She recommends using SPF- containing make-up products with sunscreens. You need about a half-teaspoon of sun protection cream for your face and neck.
Both doctors stress that you must reapply sunscreen regularly – at least every two hours, and especially after swimming and towelling off.
But sun block is only one weapon in the arsenal available to protect our skin. As Stein observes: “You can still burn while wearing sunscreen, and I see many patients come in surprised that they got a sunburn on their chest even though they were wearing a sunscreen with an SPF of 80.
“Protective clothing is more reliable than sunscreen. A shirt is the best way to protect the chest and shoulders. I always recommend hats with a brim, especially for men without hair who get so much sun damage on the top of the head.”
My poor auburn-haired babe was slathered in block and obliged to swim in a neck-to-knee sun protection swimsuit. She didn’t mind at three, she objected hotly at 17, so then it was a bikini, board shorts, a T-shirt and hat – and the growing realisation that sunburn was sore and led to the freckles, which she hated.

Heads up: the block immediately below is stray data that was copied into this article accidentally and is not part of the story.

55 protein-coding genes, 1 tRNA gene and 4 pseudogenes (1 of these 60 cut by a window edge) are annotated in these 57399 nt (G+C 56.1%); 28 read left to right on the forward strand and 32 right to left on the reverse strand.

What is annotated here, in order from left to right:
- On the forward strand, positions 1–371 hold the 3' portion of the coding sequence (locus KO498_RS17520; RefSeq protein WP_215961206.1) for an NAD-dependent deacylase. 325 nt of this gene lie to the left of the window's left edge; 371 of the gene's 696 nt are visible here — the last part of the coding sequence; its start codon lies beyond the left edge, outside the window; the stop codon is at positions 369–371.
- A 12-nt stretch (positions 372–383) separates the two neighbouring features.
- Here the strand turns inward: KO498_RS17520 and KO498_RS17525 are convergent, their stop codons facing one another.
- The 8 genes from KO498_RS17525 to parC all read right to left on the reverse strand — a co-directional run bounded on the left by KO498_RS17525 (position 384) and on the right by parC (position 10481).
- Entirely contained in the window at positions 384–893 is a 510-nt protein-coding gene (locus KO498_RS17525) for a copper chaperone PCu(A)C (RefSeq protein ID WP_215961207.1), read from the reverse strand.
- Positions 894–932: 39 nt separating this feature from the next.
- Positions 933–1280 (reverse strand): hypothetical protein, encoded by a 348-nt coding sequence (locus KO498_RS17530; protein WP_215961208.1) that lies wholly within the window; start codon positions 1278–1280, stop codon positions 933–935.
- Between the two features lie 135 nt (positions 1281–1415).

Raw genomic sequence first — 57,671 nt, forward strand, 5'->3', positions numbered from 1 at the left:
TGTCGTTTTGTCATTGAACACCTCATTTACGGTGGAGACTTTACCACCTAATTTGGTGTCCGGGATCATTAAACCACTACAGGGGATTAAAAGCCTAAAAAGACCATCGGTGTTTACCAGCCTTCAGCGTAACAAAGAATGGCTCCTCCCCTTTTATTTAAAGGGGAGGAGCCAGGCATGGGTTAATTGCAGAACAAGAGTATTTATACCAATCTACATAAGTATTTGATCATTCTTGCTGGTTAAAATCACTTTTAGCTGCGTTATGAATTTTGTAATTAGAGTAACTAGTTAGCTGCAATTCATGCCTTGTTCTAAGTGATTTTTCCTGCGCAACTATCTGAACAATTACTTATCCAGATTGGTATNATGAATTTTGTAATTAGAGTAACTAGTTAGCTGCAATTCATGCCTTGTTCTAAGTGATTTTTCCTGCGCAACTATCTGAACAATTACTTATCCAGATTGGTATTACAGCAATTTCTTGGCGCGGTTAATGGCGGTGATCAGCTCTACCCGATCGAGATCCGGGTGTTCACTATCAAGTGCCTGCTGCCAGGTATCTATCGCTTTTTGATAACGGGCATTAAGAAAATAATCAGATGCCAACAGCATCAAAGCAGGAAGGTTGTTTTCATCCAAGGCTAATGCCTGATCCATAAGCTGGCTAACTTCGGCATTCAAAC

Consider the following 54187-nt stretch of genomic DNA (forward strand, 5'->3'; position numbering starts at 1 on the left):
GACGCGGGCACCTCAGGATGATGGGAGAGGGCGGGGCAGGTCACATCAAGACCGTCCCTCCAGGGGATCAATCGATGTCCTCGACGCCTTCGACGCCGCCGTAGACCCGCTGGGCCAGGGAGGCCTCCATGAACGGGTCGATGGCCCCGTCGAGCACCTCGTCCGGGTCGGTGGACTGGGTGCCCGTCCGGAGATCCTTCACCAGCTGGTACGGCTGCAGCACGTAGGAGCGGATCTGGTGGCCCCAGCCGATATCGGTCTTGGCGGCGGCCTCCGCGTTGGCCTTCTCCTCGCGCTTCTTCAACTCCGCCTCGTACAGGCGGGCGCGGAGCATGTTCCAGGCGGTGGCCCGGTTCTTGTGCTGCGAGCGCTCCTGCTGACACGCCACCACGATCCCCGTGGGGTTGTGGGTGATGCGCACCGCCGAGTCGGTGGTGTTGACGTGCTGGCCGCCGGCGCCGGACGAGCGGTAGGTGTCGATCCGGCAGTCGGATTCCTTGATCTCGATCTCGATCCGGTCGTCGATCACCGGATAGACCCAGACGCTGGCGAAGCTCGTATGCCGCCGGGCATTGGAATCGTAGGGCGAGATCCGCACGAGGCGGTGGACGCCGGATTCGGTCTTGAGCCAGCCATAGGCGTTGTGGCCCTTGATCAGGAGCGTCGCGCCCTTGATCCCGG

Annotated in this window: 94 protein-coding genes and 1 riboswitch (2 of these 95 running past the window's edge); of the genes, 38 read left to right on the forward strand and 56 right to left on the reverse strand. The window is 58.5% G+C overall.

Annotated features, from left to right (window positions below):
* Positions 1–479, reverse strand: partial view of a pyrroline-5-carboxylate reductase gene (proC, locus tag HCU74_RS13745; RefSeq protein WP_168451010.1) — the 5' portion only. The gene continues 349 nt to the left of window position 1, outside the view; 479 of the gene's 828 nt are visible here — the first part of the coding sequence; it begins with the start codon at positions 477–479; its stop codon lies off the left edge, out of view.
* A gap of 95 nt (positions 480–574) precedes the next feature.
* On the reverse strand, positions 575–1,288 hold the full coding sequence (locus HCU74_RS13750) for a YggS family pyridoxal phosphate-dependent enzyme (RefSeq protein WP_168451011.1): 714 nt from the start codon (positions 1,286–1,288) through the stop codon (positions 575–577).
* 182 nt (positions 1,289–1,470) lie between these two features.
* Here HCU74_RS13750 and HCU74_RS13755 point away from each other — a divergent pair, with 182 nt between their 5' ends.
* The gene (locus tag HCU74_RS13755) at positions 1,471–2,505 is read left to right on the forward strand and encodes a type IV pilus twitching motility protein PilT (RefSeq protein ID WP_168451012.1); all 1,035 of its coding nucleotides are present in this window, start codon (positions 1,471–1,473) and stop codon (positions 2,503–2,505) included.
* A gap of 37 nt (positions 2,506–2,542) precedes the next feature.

The biggest improvement in sun protection in the past few years is the wide availability of sun protective clothing for children and adults in a variety of styles and prices.
“Years ago, sun protective clothing was hard to find, expensive and not very stylish. You can now find swim shirts from many popular clothing lines in stores and online,” she says. Look for clothing with an ultraviolet protective factor (UPF) of at least 30, which will block the most harmful rays.